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Shannon Bryan

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Out Going with Shannon Bryan
Posted: March 19, 2013

A brew in the oven: Cooking with Beer at LeRoux Kitchen

Beer has always had a place at the dinner table. That place was inside a glass (sometimes a bottle or can), preferably chilled, and conveniently within arms reach. Beer just hung out there, dripping condensation onto the table top, just wanting to be held. But the main dish has always garnered a diner’s focus. And that nearby beer? Merely to wash down a piece of dry chicken.

Well stand by no more, dear beers. You lagers and stouts have found a new home on the dinner table: On the plate!

At LeRoux Kitchen‘s recent Cooking with Beer class with staff member and resident chef Matt Burnham, beer wasn’t just present, it was the centerpiece.

The menu:

Beer-brined pork chops, made with Allagash Trippel
Carrots and parsnips with dark beer glaze, made with Allagash Four
Couscous with dried cherries and pistachios, made with Rising Tide Ishmael
No knead beer bread, made with Bull Jagger Portland Lager
Stout ice cream, made with Rising Tide Ursa Minor

Chef Matt prepared the beer-based dinner while we sat and watched, perched on chairs and leaning forward on the counter now and then to look into a simmering pan or a bowl of rising batter. This was no formal session of pre-measured ingredients, helpful assistants, and perfectly baked bread that magically comes out of the oven just after the batter went in. Wait, actually, that thing with the bread did happen (the yeast takes hours to rise – it’s the one thing that couldn’t be prepared from start to finish in the two-hour class).

No Knead Beer Bread

Although we did learn that, while beer and bread have a typically top-notch relationship, the high alcohol of some beers might kill of the bread’s precious yeast. So stick with beers with a 4.5-5% ABV. Also, chef Matt said the salt in the recipe is very, very important, “extremely important!” And to get that really amazing crunchy crust, put a baking tray on the shelf below the bread and toss a few ice cubes on it while the bread’s baking.

1 1/2 tsp active dry yeast
1 Tsp sugar
4 1/2 C all-purpose flour
1/2 C warm water
12 oz Bull Jagger Portland Lager (or other lager beer)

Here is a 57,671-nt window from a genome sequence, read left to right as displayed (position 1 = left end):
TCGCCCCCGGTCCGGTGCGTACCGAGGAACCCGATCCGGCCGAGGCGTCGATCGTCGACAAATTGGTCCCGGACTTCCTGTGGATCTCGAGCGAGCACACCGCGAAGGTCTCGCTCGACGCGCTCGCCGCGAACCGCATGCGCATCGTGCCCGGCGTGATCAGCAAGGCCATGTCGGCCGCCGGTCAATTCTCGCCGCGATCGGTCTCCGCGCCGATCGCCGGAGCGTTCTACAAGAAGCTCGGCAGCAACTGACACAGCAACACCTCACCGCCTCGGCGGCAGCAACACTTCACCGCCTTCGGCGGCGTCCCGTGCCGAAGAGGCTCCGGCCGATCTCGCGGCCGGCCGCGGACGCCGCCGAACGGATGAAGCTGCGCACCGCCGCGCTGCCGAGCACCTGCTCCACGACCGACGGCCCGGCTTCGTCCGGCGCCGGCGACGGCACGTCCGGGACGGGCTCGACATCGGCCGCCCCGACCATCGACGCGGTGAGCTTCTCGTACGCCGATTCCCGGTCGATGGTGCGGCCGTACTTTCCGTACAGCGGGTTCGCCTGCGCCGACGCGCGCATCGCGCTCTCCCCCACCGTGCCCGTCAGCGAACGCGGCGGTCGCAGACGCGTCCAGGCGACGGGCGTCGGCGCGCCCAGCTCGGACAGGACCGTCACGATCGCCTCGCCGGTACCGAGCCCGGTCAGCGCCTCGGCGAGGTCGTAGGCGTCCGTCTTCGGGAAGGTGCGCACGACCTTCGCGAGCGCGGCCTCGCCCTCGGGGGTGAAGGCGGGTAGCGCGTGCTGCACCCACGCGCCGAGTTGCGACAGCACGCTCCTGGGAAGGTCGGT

1 1/5 tsp salt
all-purpose flour for dusting
1 Tsp cornmeal
Stir together year, 1/2 C flour, sugar, and warm water in a large bowl. Cover and let sit in a warm spot for about 30 minutes. Next, sitre in beer, remaining flour and salt into the bowl. Mix until all of the flour is incorporated and forms a thick, sticky dough that puls away from the sides of the bowl. Cover and let rise in s warm spot for 2 hours, until doubled in size. Scrape all of the dough from the bowl with a rubber spatula, and place on a well-floured surface. Generously flour the top of the dough and form into a loaf shape. Sprinkle baking sheet with cornmeal, Transfer the loaf to the baking sheet and sprinkle the top with flour (or, you know, just use a bread pan). Cover loosely with a towel and let rise for 30-40 minutes. Preheat the over to 425F. Place a small loaf pan of warm water on a lower rack to humidify over. Slash a long slit in the top of the loaf with a sharp knife. Bake for 35 minutes, until the loaf is golden brown. Transfer to a cooling rack. Let cool completely before slicing and serving

The beer ice cream was started early, as it, too, needed a little time to chill before being whipped into stouty deliciousness.

Stout Ice Cream

And then there was nappé. That’s a fancy word for when the mixture thickens and you can dip the spoon in the batter and use your finger to swipe a line in the batter and the line holds. It’s holds the line! Nappé! Matt admittedly – ahem – borrowed this recipe idea from chef Jeff Landry of The Farmer’s Table. Chef Landry created to Ursa Major ice cream for a Rising Tide beer dinner a while back, and Matt fell in love.

3/4 C sugar
1/2 Tsp Kosher salt
6 egg yolks
2 C heavy cream